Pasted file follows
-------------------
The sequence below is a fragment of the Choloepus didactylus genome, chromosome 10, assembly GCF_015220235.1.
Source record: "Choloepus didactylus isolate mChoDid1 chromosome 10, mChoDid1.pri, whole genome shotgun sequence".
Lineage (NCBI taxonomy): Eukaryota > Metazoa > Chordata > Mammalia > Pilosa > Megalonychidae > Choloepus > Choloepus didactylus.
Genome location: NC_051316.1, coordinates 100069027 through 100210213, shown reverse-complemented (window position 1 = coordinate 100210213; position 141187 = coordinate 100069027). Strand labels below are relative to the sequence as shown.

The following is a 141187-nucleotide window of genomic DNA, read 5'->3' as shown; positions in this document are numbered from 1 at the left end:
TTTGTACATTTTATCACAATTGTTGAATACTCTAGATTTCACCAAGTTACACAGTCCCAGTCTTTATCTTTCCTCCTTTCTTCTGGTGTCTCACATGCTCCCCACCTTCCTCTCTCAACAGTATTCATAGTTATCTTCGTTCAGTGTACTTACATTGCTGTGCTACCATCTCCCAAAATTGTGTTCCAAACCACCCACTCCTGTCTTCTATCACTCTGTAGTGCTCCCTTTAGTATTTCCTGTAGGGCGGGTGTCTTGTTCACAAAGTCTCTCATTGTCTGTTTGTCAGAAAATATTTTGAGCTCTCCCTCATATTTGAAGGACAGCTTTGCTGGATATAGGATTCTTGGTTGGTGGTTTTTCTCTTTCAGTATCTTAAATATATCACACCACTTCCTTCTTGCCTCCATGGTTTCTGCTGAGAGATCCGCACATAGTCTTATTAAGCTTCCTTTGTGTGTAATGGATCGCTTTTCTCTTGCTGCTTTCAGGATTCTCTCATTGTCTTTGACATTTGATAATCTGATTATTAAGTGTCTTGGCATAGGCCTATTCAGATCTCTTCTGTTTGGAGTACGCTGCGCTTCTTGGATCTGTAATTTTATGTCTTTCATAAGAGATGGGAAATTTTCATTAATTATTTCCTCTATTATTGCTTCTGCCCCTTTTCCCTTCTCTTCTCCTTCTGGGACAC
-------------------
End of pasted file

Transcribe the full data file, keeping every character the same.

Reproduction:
The sequence below is a fragment of the Choloepus didactylus genome, chromosome 10, assembly GCF_015220235.1.
Source record: "Choloepus didactylus isolate mChoDid1 chromosome 10, mChoDid1.pri, whole genome shotgun sequence".
Lineage (NCBI taxonomy): Eukaryota > Metazoa > Chordata > Mammalia > Pilosa > Megalonychidae > Choloepus > Choloepus didactylus.
Genome location: NC_051316.1, coordinates 100069027 through 100210213, shown reverse-complemented (window position 1 = coordinate 100210213; position 141187 = coordinate 100069027). Strand labels below are relative to the sequence as shown.

The following is a 141187-nucleotide window of genomic DNA, read 5'->3' as shown; positions in this document are numbered from 1 at the left end:
TTTGTACATTTTATCACAATTGTTGAATACTCTAGATTTCACCAAGTTACACAGTCCCAGTCTTTATCTTTCCTCCTTTCTTCTGGTGTCTCACATGCTCCCCACCTTCCTCTCTCAACAGTATTCATAGTTATCTTCGTTCAGTGTACTTACATTGCTGTGCTACCATCTCCCAAAATTGTGTTCCAAACCACCCACTCCTGTCTTCTATCACTCTGTAGTGCTCCCTTTAGTATTTCCTGTAGGGCGGGTGTCTTGTTCACAAAGTCTCTCATTGTCTGTTTGTCAGAAAATATTTTGAGCTCTCCCTCATATTTGAAGGACAGCTTTGCTGGATATAGGATTCTTGGTTGGTGGTTTTTCTCTTTCAGTATCTTAAATATATCACACCACTTCCTTCTTGCCTCCATGGTTTCTGCTGAGAGATCCGCACATAGTCTTATTAAGCTTCCTTTGTGTGTAATGGATCGCTTTTCTCTTGCTGCTTTCAGGATTCTCTCATTGTCTTTGACATTTGATAATCTGATTATTAAGTGTCTTGGCATAGGCCTATTCAGATCTCTTCTGTTTGGAGTACGCTGCGCTTCTTGGATCTGTAATTTTATGTCTTTCATAAGAGATGGGAAATTTTCATTAATTATTTCCTCTATTATTGCTTCTGCCCCTTTTCCCTTCTCTTCTCCTTCTGGGACAC